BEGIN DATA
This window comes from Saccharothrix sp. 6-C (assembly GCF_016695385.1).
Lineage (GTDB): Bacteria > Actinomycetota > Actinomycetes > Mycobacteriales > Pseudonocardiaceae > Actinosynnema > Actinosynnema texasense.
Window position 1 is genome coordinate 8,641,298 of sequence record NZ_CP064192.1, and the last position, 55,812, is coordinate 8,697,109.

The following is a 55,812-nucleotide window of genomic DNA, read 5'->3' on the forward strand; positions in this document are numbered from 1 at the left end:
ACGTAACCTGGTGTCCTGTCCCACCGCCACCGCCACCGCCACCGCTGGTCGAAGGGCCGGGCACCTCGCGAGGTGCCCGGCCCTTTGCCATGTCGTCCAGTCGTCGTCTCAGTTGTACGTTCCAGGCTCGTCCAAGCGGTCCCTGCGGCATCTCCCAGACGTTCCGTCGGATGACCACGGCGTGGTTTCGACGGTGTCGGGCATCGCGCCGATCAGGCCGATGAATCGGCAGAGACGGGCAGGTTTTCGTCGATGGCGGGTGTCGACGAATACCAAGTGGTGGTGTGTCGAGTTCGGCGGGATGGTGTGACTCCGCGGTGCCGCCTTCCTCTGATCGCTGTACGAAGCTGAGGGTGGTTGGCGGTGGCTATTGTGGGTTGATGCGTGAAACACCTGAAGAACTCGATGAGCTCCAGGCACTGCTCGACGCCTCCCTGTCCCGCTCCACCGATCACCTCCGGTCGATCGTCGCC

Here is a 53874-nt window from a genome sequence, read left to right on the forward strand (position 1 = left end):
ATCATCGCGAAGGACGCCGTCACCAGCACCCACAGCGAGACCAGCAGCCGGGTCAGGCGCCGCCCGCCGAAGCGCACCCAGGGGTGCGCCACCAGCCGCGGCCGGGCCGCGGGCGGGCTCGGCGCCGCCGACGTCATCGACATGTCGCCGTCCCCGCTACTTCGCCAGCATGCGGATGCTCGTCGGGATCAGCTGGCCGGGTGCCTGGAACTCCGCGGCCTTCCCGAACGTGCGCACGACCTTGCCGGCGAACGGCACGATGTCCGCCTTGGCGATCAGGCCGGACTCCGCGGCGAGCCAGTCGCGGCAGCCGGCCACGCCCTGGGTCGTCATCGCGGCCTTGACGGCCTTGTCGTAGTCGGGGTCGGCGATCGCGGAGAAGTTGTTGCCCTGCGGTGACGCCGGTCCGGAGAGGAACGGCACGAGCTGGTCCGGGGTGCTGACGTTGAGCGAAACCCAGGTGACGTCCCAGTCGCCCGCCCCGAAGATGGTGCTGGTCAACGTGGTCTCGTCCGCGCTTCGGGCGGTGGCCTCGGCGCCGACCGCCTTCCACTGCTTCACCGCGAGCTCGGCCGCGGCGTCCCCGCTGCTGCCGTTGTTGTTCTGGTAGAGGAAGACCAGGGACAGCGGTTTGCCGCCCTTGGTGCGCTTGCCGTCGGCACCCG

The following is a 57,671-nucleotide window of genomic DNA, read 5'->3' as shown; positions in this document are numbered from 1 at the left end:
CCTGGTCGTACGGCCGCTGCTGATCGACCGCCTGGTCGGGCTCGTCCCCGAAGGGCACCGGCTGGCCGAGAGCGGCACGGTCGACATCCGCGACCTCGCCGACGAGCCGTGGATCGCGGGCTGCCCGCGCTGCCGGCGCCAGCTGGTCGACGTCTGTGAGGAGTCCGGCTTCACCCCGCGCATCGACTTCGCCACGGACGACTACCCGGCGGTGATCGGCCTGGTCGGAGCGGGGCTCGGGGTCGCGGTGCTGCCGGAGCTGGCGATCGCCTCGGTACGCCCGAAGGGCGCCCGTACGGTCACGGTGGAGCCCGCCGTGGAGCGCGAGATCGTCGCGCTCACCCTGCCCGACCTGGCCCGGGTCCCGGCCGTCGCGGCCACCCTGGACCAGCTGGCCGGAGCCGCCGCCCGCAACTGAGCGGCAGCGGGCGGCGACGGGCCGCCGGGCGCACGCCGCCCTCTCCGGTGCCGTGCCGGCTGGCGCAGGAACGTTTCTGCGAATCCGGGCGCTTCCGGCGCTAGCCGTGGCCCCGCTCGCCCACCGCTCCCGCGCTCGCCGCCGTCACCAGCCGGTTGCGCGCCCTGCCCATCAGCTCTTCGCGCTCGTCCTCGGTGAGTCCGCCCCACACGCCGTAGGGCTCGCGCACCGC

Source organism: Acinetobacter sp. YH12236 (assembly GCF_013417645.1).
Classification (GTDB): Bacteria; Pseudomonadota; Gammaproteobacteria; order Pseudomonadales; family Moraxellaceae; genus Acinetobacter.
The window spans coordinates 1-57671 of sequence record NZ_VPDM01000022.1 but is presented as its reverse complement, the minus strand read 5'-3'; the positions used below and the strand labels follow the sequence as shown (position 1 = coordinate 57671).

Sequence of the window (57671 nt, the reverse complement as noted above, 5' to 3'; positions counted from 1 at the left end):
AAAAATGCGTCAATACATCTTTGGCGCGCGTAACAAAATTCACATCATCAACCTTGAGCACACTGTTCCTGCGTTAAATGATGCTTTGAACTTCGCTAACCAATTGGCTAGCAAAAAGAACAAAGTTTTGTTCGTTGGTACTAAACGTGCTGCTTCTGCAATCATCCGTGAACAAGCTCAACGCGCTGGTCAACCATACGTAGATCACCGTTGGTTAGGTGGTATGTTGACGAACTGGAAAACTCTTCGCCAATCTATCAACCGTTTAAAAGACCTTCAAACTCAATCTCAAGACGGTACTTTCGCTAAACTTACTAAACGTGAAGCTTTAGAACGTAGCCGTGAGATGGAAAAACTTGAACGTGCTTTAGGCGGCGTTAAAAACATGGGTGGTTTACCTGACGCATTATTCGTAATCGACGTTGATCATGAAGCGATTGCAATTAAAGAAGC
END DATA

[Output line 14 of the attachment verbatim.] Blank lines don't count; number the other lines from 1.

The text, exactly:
AAAAATGCGTCAATACATCTTTGGCGCGCGTAACAAAATTCACATCATCAACCTTGAGCACACTGTTCCTGCGTTAAATGATGCTTTGAACTTCGCTAACCAATTGGCTAGCAAAAAGAACAAAGTTTTGTTCGTTGGTACTAAACGTGCTGCTTCTGCAATCATCCGTGAACAAGCTCAACGCGCTGGTCAACCATACGTAGATCACCGTTGGTTAGGTGGTATGTTGACGAACTGGAAAACTCTTCGCCAATCTATCAACCGTTTAAAAGACCTTCAAACTCAATCTCAAGACGGTACTTTCGCTAAACTTACTAAACGTGAAGCTTTAGAACGTAGCCGTGAGATGGAAAAACTTGAACGTGCTTTAGGCGGCGTTAAAAACATGGGTGGTTTACCTGACGCATTATTCGTAATCGACGTTGATCATGAAGCGATTGCAATTAAAGAAGC